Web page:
One of the most severe vulnerabilities was in Microsoft Windows SMB Server, which, according to the Microsoft security bulletin, "could allow remote code execution if an attacker sends specially crafted messages to a Microsoft Server Message Block 1.0 (SMBv1) server."

You can read more about all of the vulnerabilities that were patched in this update online.

What's still not clear is why Microsoft delayed February's patches, especially in times when government agencies and cybercriminals are rigorously finding and exploiting any such vulnerabilities. It's also unknown why Microsoft didn't patch many serious vulnerabilities for more than three months that were discovered by Google researchers.

FBI Refuses to Release the Tool Used to Hack Terrorist's iPhone

Feds believe that tools can still be used to unlock devices for investigations.

The FBI has refused to disclose information about the tool it used to hack into the iPhone of San Bernardino shooter Syed Farook.

Initially, the FBI asked Apple to create a backdoor so they could access the content of Farook's iPhone. Apple refused to create the backdoor, stating that once there, it can be used over and over.

Now it's clear that Apple's concerns were correct. According to ZDNet, "Justice Dept. officials say that details of a hacking tool used to access a terrorist's iPhone should not be released because it may still be 'useful' to federal investigators."

That contradicts the statement by FBI director James Comey where he tried to downplay the scope of the tool. Last year Comey said that the tool affects only the iPhone 5c running iOS 9. Despite initial considerations to share the vulnerability it exploited to unlock the iPhone with Apple, the FBI later refused to disclose any such information with the company.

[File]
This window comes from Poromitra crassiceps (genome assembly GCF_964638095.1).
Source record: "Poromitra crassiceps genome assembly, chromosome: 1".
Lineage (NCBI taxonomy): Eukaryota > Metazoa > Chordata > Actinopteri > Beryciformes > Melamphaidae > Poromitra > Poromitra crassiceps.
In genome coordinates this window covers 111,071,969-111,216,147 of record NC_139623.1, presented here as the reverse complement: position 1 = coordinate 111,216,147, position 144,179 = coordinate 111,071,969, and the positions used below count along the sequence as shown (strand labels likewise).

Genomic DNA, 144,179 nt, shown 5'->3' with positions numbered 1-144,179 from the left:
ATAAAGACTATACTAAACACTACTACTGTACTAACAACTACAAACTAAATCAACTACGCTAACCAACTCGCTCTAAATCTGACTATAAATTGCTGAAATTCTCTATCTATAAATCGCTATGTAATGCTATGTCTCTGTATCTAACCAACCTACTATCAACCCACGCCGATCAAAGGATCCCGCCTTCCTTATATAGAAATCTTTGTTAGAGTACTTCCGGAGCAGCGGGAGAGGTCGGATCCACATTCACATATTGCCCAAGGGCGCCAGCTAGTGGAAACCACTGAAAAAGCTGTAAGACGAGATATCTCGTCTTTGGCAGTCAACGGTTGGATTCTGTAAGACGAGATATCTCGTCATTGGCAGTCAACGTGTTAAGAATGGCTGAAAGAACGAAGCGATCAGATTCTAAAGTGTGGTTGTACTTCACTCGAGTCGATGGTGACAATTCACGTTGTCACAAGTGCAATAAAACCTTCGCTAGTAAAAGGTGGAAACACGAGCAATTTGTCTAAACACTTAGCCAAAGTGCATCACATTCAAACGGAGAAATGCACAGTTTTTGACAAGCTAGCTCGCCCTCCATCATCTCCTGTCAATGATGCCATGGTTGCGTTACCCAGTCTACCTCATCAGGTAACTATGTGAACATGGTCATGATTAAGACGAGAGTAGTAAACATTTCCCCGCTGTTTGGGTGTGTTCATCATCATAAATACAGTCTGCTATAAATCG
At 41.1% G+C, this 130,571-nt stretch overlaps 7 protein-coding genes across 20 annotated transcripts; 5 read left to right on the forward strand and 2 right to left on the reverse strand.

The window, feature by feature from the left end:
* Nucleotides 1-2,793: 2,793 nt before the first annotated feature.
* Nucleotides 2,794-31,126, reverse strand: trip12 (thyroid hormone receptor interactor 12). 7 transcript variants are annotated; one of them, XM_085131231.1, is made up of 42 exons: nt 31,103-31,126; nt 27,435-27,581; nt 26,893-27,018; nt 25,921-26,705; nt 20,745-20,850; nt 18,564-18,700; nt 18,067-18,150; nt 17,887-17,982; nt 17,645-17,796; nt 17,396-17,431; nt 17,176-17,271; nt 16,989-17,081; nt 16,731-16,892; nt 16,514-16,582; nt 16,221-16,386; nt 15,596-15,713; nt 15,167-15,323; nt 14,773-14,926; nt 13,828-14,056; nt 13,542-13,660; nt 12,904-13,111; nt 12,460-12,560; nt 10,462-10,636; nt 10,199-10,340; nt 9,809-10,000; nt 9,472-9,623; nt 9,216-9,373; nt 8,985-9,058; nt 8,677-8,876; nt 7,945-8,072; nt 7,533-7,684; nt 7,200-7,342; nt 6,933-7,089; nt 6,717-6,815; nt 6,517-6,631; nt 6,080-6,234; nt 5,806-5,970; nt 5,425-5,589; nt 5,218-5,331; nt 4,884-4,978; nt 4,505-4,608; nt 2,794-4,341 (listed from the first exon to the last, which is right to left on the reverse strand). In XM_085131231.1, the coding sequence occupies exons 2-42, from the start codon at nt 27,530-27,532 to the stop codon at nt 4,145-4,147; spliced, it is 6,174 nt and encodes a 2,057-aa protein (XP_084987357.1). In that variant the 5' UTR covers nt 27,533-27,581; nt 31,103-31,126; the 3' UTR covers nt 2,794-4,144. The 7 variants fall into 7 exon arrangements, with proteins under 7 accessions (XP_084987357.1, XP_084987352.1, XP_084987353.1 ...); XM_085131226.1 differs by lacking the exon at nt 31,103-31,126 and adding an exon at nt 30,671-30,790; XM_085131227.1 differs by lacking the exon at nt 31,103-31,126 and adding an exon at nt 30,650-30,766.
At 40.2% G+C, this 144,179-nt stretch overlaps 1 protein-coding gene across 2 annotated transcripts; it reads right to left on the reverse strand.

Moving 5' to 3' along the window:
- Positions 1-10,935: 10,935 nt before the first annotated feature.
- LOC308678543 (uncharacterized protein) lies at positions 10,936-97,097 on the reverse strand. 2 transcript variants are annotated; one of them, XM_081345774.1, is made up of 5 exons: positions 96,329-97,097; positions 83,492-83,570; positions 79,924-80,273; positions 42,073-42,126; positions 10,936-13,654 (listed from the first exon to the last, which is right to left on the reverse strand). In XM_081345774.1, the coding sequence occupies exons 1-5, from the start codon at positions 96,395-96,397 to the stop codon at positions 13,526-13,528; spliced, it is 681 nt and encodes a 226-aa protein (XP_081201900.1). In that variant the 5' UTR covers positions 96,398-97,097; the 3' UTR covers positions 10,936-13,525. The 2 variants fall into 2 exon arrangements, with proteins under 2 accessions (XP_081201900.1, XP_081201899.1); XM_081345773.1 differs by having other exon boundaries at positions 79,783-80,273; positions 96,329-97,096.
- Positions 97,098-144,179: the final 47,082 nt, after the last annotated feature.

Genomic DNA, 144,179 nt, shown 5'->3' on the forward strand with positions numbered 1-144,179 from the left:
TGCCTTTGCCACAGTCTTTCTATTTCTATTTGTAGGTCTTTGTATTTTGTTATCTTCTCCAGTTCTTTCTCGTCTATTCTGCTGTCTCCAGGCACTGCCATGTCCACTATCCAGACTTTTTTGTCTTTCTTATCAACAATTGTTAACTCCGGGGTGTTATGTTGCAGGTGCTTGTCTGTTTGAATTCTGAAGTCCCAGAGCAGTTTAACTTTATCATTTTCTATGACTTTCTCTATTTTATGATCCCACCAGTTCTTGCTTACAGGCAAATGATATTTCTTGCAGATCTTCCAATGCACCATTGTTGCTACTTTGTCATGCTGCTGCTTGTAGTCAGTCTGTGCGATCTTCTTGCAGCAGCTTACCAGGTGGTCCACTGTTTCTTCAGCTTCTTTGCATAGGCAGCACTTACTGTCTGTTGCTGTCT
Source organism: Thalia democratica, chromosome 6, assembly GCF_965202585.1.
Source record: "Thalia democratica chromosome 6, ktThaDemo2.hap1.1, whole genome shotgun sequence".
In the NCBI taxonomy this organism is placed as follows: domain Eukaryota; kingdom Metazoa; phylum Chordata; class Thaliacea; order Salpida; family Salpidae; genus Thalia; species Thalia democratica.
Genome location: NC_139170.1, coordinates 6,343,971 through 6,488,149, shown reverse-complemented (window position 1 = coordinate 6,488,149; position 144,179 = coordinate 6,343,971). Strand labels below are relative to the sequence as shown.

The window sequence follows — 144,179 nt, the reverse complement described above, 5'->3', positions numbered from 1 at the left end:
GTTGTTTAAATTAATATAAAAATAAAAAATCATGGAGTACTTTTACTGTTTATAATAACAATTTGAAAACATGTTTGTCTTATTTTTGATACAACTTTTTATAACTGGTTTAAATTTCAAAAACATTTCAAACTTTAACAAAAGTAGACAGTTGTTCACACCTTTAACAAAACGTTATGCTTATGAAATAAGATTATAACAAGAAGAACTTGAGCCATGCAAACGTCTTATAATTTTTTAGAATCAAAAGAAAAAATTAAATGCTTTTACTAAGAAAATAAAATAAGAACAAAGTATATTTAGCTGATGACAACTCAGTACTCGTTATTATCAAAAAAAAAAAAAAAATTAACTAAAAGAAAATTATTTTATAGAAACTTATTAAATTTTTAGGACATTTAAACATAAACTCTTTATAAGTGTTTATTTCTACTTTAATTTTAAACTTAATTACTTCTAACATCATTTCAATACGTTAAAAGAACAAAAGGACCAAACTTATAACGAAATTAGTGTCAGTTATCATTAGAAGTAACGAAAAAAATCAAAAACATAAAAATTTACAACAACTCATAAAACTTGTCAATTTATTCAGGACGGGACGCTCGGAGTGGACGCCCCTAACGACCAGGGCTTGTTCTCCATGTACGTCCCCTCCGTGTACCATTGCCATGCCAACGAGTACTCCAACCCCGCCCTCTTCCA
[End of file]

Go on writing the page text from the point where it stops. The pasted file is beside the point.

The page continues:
The FBI reportedly wasted more than $1 million to crack the iPhone in question, even though they did not extract any valuable information from the device. Last year the FBI was sued by three news organizations to disclose more information about the hack.

On March 13, 2017, David Hardy, section chief of the FBI's records management division, said in a court filing, "Disclosure of this information could reasonably be expected to cause serious damage to national security as it would allow hostile entities to discover the current intelligence gathering methods used, as well as the capabilities and limitations of these methods."

The FBI's refusal to share the flaw with Apple and the public is a double-edged sword. It's not just government agencies exploiting such flaws; there are security organizations whose primary business it is to find such flaws and sell them to criminals and repressive governments. By not disclosing information about the tool, the FBI is apparently putting every iPhone 5c user out there at risk of being hacked.

Aleksey Mnogosmyslov, 123RF

Aleksey Mnogosmyslov, 123RF

$10 Raspberry Pi Zero Goes Wireless

To celebrate its fifth birthday, the Raspberry Pi Foundation has launched Raspberry Pi Zero W, a version of the ultra-low-cost Pi Zero series with WiFi and Bluetooth 4.0 capabilities. The Raspberry Pi Zero W is priced at just $10.

In addition to WiFi and Bluetooth, the Raspberry Pi Zero W comes with a 1GHz single-core CPU, 512MB of RAM, a mini-HDMI port, a micro-USB On-The-Go port and micro-USB power port. It has HAT-compatible 40-pin, composite video, and reset headers, along with a CSI camera connector.

The Raspberry Pi Foundation is working with Kinneir Dufort and T-Zero "to create an official injection-moulded case. This shares the same design language as the official case for the Raspberry Pi 3 and features three interchangeable lids," according to the official Raspberry Pi blog post.